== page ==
One is as the ice sheet grows or shrinks Earth's albedo (reflectance) changes, which changes the amount of sunlight that is absorbed or reflected back out to space. More ice area means more sunlight is reflected which means more cooling. Less ice area means less sunlight is reflected which means more warming. There are other amplifying feedbacks.

Beyond the edge of the ice sheet proper is a large area of permafrost and bogs, which contain a substantial amount of organic material that is prevented from decomposing. As an ice sheet expands more carbon is locked in this frozen organic material and locked out of the atmosphere and the active carbon cycle. As the ice sheet contracts more of this frozen carbon can melt and return to the atmosphere as methane and CO2. Since both are greenhouse gases, both will amplify the initial warming or cooling.

Another amplifying feedback is the amount of water vapour in the atmosphere. Warmer air holds more than cooler air, so as the growing or shrinking ice sheet cools or warms the atmosphere the amount of water vapour in the atmosphere will change, and since water vapour is a greenhouse gas it will provide more or less amplifying warming.

And then there is the ocean, which holds an enormous reservoir of dissolved CO2. How much is determined by temperature: colder water holds more, warmer water holds less. As the northern hemisphere ice sheets wax and wane, the ocean is warmed and cooled, but because the ocean has a huge mass it has an equally huge thermal inertia: it takes a long time to warm and cool to equilibrium with changes in the atmosphere. About 800-1000 years, which is about the length of lag between temperature and CO2 in the ice core record.

What your links do *not* show is that CO2 does not cause warming as a greenhouse gas. In fact the magnitude of the warming and cooling shown in the ice core record shows the exact opposite since the change in insolation alone is not sufficient to cause either the formation or termination of a continental glaciation. Full glaciation or termination can only be explained by the addition of the amplifying feedback from changes in albedo and changes in atmospheric greenhouse gases, including water vapour, methane and CO2.

Jim Eager said...

What your links also do *not* show is that CO2 always follows temperature in this way, since they only cover 400,000 years of ice core record during a period when we know that major changes in atmospheric CO2 was not the initial climate forcing. To reason that they thus demonstrate that CO2 *always* follows temperature is an example of faulty logic. Earth's long geologic history provides abundant examples of changes in CO2 preceding changes in temperature. Some of the more well known are:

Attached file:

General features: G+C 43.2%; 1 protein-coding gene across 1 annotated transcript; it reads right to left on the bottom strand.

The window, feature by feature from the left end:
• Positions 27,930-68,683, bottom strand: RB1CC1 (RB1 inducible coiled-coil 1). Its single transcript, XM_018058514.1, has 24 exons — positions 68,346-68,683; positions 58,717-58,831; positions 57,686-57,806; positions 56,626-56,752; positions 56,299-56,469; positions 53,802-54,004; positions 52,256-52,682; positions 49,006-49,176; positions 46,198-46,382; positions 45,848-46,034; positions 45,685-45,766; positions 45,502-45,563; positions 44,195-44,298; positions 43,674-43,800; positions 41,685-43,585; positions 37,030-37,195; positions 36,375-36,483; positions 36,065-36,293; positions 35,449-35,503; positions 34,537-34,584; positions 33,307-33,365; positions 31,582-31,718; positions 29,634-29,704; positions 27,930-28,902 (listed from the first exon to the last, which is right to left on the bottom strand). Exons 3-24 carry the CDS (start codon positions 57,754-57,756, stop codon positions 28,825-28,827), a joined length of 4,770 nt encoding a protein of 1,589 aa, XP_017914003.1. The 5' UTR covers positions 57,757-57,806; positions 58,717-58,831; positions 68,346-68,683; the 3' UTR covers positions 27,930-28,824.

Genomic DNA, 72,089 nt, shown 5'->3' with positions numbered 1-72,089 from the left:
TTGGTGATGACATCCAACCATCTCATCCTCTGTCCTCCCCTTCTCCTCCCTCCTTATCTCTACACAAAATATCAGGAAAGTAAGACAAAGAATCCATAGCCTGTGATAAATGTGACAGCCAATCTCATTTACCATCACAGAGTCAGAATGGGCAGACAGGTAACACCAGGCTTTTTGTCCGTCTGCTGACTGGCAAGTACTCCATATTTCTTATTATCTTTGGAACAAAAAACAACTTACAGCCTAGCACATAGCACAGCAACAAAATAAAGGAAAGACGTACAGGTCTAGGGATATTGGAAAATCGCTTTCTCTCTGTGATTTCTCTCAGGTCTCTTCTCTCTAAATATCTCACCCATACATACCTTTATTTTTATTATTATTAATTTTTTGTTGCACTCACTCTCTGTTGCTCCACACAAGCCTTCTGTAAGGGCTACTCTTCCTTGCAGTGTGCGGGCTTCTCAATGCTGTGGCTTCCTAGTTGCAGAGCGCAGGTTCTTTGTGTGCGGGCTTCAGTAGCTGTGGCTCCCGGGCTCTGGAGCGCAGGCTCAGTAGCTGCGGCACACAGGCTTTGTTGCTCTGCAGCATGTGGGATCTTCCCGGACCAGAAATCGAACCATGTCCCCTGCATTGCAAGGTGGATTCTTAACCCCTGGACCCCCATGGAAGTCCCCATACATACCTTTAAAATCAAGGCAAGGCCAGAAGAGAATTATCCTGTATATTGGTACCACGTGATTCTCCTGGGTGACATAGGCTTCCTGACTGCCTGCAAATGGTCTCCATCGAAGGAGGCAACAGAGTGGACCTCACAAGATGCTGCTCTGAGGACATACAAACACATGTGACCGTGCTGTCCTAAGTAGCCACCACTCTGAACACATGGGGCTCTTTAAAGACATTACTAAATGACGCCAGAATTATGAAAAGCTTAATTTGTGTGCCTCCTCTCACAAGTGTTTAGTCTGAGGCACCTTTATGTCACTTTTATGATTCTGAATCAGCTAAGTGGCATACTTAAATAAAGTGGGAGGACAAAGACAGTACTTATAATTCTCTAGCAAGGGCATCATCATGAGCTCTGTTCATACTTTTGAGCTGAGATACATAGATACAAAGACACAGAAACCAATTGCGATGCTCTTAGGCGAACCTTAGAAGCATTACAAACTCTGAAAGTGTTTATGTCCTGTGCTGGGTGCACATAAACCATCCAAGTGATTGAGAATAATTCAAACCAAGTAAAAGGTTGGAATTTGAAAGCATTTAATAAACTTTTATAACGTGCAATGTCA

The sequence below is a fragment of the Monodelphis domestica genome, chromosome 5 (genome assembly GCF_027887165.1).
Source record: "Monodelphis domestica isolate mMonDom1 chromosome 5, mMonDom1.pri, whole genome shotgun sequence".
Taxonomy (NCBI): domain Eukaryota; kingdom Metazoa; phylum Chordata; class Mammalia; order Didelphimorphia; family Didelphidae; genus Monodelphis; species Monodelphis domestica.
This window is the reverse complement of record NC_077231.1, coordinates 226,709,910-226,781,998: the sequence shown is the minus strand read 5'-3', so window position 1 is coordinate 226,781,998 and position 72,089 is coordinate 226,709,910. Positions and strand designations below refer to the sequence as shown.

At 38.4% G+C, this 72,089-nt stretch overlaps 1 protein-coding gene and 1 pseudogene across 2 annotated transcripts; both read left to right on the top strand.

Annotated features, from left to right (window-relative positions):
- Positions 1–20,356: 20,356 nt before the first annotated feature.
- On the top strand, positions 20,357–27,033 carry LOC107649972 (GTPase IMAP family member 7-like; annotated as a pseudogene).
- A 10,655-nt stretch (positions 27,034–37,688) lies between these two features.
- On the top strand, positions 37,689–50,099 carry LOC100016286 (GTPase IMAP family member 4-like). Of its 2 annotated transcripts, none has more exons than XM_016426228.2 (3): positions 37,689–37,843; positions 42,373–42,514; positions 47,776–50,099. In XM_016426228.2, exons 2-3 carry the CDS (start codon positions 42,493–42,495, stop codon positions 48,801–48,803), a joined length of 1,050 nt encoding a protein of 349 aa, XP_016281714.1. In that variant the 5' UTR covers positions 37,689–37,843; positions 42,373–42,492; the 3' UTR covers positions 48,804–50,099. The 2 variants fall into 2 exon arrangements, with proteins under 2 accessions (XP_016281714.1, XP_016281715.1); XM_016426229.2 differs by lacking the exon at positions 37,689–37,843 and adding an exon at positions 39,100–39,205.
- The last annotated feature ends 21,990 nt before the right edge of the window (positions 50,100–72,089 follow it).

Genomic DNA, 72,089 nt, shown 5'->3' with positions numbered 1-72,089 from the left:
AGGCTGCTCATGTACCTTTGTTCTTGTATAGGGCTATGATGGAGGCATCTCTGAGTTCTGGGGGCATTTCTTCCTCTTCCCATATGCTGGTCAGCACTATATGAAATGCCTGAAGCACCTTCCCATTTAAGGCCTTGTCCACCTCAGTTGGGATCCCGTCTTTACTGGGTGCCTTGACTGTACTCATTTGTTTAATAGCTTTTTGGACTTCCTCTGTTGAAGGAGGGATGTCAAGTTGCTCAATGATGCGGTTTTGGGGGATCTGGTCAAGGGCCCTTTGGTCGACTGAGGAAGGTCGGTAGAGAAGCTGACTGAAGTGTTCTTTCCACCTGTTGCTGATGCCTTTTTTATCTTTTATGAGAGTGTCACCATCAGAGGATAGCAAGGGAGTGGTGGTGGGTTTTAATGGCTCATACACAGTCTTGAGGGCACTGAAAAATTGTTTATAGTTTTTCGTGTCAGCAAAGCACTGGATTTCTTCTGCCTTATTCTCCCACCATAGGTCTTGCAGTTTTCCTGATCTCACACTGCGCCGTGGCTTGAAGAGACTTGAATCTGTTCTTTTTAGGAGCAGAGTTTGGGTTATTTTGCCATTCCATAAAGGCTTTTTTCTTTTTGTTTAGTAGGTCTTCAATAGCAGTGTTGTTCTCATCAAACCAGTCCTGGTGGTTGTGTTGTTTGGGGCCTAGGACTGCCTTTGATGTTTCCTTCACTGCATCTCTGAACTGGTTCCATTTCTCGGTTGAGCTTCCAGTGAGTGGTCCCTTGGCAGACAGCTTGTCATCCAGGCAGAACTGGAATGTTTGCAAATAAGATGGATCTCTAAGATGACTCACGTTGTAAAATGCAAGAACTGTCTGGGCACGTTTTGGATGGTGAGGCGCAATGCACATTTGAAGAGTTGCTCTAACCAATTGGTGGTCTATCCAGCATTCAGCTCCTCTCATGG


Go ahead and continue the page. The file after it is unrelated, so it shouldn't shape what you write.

- The long, slow drawdown in atmospheric CO2 and consequent decrease in global temperature in the wake of the collision of India and Asia ~50 million years ago, which thrust up the Himalaya mountain range and the Tibetan plateau, exposing enormous quantities of silicate rock to chemical weathering, which removes CO2 from the atmosphere.

- The sudden CO2 (from methane) spike that caused the Paleocene-Eocene Thermal Maximum ~55 million years ago.

- The massive build up of atmospheric CO2 caused by the formation of the Siberian Traps flood basalt ~251 million years ago, which resulted in the super greenhouse event that caused the End-Permian mass extinction event.

- The even more massive build up of CO2 that ended the periods of Snowball Earth global glaciation during the Cryogenian period 850-650 million years ago.

Finally, your argument that higher levels of CO2 are beneficial to plants, which is completely irrelevant to the role of CO2 as a greenhouse gas, is predicated on all other factors affecting plant growth remaining unchanged, or even being optimized to match higher CO2 levels, as in a commercial greenhouse.

Penguindreams said...

Jim: thanks for the response.
It'll be even better if you could provide some links to the science articles that establish what you say. Smokey and others can then follow up to see the gory details of how those points were established.

Jim Eager said...

Robert, I agree that supporting links and cites for each main point would be best, but right now I just don't have the time to track them down and add them.

However, John Cooke is already doing exactly that for the arguments at skepticalscience.com .

But in any case, in my experience most posters like Smokey seldom bother to follow the links and read the supporting cites anyway, and even those that do are rarely swayed by any argument, no matter how well cited and supported.

Penguindreams said...

Jim:
While I can sympathize with your sentiments, it's still a point here to make it possible for people to follow up and learn more. I'll probably do some citation-collecting myself soon. The thing is, for the middle school students, they haven't seen the deeper arguments and data sources before. The ones who do take that interest, I'd like to support. Plus, since smokey did the work of coming over here, I'll do the curtesy of providing sources for him to follow up with. If he doesn't, well, the chance was there.